Merkel ignores Sisi's human rights record for immigration-curbing deal

Merkel ignores Sisi's human rights record for immigration-curbing deal
3 min read
03 March, 2017
German Chancellor Angela Merkel held talks on Thursday with Egyptian President Abdel Fattah al-Sisi over curbing illegal migration to her country, offering aid and investment while ignoring the strongman's abuses.
Germany will continue providing technical support to Egypt [Egyptian Presidency / Handout]
Angela Merkel has met with the Egyptian president in an attempt to cut a deal to curb the flow of migrants from Africa into Fortress Europe, offering a package of 'sweetners' to Abdel Fattah al-Sisi and ignoring his regime's human rights abuses.

The German Chancellor on Thursday pledged to boost support for Egypt's economic development and partner with Cairo to help address the region's refugee crisis.

After meeting with Sisi, Merkel told reporters she had discussed providing assistance and equipment to stop human traffickers from using Egypt as a transit country. Neither leaders provided further details.

"There are a variety of refugees in Egypt, and we would like these refugees to have better opportunities - as Egypt faces a big challenge, we are discussing concrete points," she said at a joint news conference in the presidential palace.

"We can imagine further support but have not reached this point yet."

Germany wants to help Egypt strengthen its coast guard and crack down on illegal trafficking across the Mediterranean, where thousands of migrants die at sea each year.

[These] dodgy deals...could trap asylum seekers and migrants from elsewhere in countries like Tunisia and Egypt that cannot guarantee decent treatment

"Egypt has made proposals for technical support that also must be further discussed, but I think that when it has to do with border security, Germany is very ready to deliver support," Merkel said.

The visit was her first to the country in a decade.

Merkel, who faces elections in September, has been under intense pressure to reduce the number of asylum seekers coming to Germany, which has taken in over one million migrants since 2015.

But as with the Turkey deal, the negotiations with Egypt have been clouded by human rights concerns.

'Dodgy deals'

Human Rights Watch noted that Egypt banned protests and jailed thousands of people, while outlawing the Muslim Brotherhood movement president Mohamed Morsi whom Sisi, a former army chief, overthrew in 2013.

HRW's Judith Sunderland criticised Merkel, who will fly to Tunisia on Friday for similar reasons, for pursuing "dodgy deals that could trap asylum seekers and migrants from elsewhere in countries like Tunisia and Egypt that cannot guarantee decent treatment or meaningful access to asylum."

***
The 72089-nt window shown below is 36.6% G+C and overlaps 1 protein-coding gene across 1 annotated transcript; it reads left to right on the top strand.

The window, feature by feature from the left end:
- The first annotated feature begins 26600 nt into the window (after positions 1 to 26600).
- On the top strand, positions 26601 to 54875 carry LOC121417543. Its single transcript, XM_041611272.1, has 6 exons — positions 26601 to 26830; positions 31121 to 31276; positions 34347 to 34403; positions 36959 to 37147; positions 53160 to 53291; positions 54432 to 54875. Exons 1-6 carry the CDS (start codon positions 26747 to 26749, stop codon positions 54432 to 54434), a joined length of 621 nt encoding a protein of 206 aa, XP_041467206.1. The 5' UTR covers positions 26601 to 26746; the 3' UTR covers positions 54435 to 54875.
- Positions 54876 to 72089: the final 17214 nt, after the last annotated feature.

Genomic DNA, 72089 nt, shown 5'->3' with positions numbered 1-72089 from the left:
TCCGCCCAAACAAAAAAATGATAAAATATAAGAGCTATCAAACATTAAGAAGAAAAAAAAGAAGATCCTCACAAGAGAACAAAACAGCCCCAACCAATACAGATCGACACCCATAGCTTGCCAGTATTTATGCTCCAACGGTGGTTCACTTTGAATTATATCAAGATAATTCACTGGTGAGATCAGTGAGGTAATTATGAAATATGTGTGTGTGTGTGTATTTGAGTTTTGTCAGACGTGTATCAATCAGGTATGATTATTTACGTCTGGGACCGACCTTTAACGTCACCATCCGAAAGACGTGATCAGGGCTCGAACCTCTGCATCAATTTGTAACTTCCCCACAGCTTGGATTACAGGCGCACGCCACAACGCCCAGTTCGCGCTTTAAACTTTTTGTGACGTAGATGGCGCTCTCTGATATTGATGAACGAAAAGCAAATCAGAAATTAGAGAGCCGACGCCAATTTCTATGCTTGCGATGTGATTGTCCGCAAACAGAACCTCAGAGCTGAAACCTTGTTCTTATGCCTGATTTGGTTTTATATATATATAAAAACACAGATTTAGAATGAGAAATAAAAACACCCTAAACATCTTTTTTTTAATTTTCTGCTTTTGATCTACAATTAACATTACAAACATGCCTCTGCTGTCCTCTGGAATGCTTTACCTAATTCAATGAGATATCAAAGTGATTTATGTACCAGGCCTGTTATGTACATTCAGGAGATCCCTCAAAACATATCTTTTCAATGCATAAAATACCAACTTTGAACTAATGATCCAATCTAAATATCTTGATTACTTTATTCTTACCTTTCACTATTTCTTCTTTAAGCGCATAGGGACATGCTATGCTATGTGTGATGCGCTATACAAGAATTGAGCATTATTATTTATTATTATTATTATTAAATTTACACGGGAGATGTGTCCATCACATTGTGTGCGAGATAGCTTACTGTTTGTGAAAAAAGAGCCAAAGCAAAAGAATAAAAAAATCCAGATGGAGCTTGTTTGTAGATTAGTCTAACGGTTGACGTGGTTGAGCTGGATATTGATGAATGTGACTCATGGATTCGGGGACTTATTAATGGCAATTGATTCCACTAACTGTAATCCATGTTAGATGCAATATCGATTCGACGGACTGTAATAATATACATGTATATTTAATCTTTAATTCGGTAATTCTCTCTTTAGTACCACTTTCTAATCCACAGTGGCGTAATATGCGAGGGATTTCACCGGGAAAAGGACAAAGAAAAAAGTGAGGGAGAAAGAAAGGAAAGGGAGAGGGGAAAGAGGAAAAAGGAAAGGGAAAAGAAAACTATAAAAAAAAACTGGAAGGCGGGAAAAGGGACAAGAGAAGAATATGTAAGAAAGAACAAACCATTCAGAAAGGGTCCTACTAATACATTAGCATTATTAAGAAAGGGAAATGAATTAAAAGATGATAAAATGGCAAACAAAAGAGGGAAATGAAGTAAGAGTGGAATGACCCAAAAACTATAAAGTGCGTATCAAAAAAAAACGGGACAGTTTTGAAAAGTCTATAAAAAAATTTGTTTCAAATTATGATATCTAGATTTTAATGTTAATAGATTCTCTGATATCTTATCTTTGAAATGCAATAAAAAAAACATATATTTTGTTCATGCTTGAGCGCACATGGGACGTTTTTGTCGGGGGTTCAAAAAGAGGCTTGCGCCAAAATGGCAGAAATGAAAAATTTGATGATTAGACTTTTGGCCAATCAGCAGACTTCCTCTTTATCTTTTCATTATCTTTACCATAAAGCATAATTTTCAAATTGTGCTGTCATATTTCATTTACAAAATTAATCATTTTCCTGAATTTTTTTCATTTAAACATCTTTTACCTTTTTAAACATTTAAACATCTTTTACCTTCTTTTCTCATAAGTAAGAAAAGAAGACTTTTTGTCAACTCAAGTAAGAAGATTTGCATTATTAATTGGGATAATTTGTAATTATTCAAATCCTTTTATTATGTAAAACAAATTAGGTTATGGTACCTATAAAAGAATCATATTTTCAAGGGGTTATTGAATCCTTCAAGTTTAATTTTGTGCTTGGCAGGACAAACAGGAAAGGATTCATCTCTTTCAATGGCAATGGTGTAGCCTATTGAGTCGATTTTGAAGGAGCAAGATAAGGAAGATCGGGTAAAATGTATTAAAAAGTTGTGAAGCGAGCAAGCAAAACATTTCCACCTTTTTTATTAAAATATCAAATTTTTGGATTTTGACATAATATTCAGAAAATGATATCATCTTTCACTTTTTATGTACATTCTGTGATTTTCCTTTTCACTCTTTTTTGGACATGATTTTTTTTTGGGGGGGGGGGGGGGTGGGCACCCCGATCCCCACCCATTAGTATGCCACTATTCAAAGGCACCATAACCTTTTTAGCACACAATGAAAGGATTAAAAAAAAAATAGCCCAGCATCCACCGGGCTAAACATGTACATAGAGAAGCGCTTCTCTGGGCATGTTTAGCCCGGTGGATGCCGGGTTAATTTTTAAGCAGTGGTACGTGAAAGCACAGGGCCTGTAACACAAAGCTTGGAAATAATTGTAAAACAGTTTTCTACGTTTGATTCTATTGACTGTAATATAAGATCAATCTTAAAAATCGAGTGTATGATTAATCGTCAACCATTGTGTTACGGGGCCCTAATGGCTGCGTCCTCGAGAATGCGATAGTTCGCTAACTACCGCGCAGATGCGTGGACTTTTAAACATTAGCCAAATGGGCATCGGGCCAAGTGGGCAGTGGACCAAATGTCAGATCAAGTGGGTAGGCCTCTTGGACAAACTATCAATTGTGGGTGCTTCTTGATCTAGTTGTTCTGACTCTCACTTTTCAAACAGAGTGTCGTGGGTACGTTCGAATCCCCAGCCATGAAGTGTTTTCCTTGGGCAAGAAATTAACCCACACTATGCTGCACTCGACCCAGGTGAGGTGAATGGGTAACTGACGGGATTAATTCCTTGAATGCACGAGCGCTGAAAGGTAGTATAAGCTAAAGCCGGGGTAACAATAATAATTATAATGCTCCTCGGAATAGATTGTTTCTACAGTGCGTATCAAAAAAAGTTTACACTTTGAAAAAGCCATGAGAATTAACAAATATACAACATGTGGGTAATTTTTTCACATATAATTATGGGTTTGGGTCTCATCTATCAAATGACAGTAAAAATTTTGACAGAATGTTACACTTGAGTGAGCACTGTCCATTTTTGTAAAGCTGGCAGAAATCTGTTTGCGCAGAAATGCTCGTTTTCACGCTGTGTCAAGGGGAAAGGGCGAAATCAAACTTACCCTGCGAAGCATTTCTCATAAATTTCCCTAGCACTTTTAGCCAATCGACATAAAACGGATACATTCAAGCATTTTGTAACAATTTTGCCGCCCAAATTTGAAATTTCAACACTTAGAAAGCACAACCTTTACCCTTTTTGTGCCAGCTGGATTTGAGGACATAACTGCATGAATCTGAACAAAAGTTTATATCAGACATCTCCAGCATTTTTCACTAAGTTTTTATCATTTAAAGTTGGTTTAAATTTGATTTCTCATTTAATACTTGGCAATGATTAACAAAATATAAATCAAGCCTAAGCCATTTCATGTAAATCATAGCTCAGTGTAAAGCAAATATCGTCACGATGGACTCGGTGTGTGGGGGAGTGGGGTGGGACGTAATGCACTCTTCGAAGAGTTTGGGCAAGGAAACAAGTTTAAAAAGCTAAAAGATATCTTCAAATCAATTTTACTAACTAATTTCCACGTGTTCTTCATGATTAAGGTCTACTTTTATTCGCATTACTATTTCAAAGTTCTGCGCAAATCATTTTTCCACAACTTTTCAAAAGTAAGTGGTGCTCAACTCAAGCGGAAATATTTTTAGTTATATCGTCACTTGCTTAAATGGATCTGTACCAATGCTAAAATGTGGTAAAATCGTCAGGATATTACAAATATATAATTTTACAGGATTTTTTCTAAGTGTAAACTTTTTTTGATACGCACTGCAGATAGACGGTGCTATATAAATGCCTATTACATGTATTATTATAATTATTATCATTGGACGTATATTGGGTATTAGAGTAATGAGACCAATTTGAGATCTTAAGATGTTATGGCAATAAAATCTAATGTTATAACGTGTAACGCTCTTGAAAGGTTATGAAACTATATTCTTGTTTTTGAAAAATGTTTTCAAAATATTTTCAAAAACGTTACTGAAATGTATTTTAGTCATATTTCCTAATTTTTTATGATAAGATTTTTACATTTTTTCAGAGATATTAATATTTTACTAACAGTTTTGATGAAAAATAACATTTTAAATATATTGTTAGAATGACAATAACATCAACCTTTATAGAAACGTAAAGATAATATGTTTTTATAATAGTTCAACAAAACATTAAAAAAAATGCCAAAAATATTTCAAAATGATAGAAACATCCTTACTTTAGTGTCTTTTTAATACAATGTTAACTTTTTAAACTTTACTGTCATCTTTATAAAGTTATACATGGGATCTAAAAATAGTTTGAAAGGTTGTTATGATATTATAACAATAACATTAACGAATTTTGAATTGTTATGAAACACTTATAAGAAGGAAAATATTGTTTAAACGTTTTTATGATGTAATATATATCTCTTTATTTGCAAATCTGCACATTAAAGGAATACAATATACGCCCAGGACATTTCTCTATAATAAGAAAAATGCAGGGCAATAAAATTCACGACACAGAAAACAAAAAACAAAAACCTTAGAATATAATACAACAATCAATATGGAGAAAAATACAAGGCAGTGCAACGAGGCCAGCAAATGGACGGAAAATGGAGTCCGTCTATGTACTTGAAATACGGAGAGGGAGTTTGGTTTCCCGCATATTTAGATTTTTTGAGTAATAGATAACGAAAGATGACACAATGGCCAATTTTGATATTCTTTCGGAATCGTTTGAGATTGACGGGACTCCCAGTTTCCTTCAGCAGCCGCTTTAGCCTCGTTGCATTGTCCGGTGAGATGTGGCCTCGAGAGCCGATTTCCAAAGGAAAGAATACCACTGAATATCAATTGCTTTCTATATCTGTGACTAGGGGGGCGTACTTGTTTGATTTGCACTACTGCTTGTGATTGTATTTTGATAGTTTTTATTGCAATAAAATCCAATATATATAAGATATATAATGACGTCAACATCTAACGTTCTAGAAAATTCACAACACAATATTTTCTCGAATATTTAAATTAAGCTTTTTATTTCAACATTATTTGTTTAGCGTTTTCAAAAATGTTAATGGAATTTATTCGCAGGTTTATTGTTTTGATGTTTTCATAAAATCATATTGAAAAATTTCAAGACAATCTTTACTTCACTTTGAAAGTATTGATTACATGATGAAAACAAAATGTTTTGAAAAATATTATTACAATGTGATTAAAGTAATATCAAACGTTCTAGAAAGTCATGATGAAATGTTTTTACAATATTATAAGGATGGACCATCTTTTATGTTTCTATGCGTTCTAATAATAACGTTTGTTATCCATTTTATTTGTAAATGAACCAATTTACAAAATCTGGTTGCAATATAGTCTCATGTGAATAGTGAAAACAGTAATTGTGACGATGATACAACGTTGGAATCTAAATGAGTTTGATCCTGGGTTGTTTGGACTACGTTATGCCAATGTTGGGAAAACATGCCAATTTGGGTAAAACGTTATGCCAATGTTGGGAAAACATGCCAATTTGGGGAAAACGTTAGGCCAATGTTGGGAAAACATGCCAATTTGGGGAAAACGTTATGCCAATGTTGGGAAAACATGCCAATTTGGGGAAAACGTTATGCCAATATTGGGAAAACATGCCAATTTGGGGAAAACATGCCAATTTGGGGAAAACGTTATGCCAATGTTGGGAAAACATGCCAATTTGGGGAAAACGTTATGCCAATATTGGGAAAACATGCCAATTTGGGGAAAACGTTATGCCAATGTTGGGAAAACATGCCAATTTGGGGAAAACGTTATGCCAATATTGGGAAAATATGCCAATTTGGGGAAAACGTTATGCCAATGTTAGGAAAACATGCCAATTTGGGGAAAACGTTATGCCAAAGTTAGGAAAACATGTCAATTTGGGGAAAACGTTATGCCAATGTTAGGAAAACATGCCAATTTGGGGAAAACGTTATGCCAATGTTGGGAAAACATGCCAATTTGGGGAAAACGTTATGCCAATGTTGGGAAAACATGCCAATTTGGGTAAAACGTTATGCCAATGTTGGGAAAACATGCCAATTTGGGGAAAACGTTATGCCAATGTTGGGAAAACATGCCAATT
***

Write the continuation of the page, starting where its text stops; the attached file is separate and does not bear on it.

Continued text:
At the press conference with Sisi, Merkel said very little about Egypt's human rights record, except to raise the topic of Egypt's controversial NGO law aimed at stifling civil society.

Merkel has been under intense pressure to reduce the number of asylum seekers coming to Germany

Merkel is joined by a business delegation that could sweeten the diplomacy with investments badly needed by both countries, which are grappling with sluggish economies, militant attacks and high unemployment, especially among youths.

The trip is part of a larger diplomatic push by Merkel, who last year visited Mali, Niger and Ethiopia.

She had also planned a trip to Algeria last week, but it was called off after President Abdelaziz Bouteflika fell ill.

Turmoil exploited by people smugglers since the 2011 overthrow of Moamer Kadhafi has made Libya, which neighbours Egypt and Tunisia, the main gateway for African migrants seeking to make dangerous Mediterranean crossings.

"Without a political stabilisation of Libya, we won't be able to stop the human traffickers operating out of Libya who are responsible for by far the most arrivals in Italy," Merkel said in her latest weekly podcast.

Germany, which this year holds the G20 presidency, has also announced investment partnerships in Africa with the long-term goals of reducing poverty and deterring people from leaving in the first place.

Last year, Berlin spearheaded an EU agreement with Ankara that helped sharply reduce the influx of migrants through Turkey and western Balkan countries.

Agencies contributed to this report.